The increase of temperature caused by absorption of heat or internal generation of heat, as by hydration of cement in concrete. See hydration and heat of hydration.
The temperature increase over ambient due to load. This is measured as either average rise by resistance or as hot-spot.
Measure of the heat generated by a unit at a given ambient temperature. See also Ambient Temperature.
The amount of temperature difference between incoming and outgoing water (in degrees F) that the water heating system must apply to the water being heated.
Some of the electrical energy losses inherent in motors are converted to heat causing some of the motor parts to heat up when the motor is running. The heated parts are at a higher temperature than the air surrounding them thereby causing a rise above room (ambient) temperature. It is important to match the proper motor and insulation system (NEMA temp. codes) to the appropriate ambient temperature. If a motor has been built with greater than 1.0 service factor then it can run at a temperature some what higher than the motor's rated operating temperature. In all cases, the actual insulation thermal capability usually is higher than the motor's operating temperature to allow for any excessive heat areas. This is called hot spot allowance. (See Insulation Systems for NEMA standard temperature codes.) Each temperature code has an associated temperature rise which when added to the ambient and hot spot should not exceed the temperature handing of the insulation system.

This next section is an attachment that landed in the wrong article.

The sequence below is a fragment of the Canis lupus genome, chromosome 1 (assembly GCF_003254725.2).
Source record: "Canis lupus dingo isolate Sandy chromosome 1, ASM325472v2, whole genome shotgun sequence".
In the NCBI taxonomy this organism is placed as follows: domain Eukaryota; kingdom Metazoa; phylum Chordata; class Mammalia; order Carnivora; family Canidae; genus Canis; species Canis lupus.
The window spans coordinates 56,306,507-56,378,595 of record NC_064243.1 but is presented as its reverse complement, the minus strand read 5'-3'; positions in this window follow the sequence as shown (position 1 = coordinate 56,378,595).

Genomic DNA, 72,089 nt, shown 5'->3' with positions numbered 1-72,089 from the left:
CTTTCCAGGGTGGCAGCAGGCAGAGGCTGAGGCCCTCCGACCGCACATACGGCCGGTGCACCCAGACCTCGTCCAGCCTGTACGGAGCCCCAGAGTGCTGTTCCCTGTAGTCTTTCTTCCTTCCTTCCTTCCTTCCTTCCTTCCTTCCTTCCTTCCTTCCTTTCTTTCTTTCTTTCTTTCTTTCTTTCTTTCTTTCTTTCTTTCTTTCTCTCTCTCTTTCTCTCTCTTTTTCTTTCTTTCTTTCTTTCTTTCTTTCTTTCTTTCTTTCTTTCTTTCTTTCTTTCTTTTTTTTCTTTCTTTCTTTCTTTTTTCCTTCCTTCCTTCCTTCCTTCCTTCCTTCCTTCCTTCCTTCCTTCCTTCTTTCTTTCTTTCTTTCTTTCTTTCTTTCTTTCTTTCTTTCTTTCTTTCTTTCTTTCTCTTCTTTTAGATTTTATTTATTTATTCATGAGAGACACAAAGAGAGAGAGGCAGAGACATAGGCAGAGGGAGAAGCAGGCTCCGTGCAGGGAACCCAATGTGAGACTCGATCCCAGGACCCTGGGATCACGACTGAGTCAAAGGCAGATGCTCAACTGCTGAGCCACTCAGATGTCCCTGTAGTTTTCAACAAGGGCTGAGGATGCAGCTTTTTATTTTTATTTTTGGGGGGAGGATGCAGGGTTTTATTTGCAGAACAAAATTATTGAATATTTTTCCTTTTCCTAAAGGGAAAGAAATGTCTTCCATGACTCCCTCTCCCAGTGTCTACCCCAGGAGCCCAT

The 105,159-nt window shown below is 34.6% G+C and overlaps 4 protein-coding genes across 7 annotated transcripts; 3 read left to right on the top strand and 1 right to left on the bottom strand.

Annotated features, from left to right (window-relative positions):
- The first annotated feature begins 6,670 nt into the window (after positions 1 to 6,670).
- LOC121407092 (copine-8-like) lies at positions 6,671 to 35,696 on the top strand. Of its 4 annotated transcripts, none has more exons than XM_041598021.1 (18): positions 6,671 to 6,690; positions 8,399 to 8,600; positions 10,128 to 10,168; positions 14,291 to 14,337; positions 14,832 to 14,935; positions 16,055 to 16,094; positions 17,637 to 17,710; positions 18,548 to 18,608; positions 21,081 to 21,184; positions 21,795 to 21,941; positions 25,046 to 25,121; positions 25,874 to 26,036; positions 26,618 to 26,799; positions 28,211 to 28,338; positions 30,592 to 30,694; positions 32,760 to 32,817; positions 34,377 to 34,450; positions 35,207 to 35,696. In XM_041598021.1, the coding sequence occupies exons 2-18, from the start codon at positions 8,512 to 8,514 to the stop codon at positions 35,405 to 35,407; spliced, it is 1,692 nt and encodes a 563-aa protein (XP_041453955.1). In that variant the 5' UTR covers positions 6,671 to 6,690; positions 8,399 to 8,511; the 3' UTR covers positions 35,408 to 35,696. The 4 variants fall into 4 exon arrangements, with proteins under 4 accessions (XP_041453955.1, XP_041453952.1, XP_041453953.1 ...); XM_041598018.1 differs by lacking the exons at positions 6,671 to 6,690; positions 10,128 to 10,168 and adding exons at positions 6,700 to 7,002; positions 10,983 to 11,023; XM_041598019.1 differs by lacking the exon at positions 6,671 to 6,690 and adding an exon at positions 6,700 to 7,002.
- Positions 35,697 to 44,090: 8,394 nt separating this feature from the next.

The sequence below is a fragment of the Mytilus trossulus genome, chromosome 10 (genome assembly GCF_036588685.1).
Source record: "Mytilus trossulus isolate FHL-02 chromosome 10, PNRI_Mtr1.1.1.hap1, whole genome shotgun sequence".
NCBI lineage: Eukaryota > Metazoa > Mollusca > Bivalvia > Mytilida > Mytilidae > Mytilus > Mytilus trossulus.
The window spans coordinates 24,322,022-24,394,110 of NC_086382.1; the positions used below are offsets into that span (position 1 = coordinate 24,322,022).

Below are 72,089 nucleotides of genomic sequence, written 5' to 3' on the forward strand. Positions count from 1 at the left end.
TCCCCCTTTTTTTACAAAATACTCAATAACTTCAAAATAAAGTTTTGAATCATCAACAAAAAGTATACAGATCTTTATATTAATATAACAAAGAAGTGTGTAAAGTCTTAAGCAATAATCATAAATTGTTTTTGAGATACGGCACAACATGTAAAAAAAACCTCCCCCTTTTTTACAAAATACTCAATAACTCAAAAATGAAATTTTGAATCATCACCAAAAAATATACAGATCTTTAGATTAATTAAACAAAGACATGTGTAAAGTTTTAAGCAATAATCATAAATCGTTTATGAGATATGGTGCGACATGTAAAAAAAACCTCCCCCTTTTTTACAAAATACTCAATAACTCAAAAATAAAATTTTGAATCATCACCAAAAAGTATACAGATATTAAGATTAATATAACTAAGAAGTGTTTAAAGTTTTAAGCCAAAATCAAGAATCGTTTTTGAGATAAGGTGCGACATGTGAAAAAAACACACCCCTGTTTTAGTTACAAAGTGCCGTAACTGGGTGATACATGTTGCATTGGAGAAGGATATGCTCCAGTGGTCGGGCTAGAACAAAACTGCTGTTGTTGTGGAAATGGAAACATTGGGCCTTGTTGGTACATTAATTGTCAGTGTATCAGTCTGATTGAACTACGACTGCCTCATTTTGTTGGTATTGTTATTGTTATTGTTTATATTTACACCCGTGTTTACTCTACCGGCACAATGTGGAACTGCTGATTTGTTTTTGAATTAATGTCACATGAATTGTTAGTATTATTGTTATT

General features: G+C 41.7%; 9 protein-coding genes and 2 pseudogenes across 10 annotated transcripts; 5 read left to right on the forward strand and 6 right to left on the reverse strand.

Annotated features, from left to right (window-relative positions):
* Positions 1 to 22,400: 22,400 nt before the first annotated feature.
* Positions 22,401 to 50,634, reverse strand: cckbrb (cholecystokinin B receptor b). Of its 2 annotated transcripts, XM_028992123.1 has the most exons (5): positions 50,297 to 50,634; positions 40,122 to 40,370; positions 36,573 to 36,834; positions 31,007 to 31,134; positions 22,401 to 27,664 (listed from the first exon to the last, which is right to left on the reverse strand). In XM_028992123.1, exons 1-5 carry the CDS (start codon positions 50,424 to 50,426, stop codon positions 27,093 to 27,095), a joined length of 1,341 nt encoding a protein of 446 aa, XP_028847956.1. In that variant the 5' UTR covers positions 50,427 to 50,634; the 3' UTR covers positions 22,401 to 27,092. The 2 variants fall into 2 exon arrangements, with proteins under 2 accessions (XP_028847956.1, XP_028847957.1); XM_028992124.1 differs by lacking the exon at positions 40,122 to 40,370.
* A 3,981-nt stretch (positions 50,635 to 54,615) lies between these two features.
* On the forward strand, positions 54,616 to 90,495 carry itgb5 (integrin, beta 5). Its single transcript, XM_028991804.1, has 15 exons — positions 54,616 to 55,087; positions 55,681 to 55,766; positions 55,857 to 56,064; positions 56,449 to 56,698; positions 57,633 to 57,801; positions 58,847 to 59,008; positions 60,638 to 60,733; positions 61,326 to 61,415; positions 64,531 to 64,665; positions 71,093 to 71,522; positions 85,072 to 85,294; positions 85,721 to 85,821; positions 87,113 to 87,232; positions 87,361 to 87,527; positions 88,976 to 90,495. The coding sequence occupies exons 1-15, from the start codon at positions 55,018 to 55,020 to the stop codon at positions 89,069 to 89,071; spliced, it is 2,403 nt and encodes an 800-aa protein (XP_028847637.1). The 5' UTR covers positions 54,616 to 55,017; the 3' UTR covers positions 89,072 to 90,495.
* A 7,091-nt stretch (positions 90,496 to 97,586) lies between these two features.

The increase of concrete temperature caused by heat of hydration and heat from other sources.
The temperatures increase over ambient due to load.
The temperature degrees, above its surroundings, at which motor is operating. Check motor nameplate for ambient rating.
The amount, by which a motor operating under rated conditions, is hotter than its surrounding ambient temperature.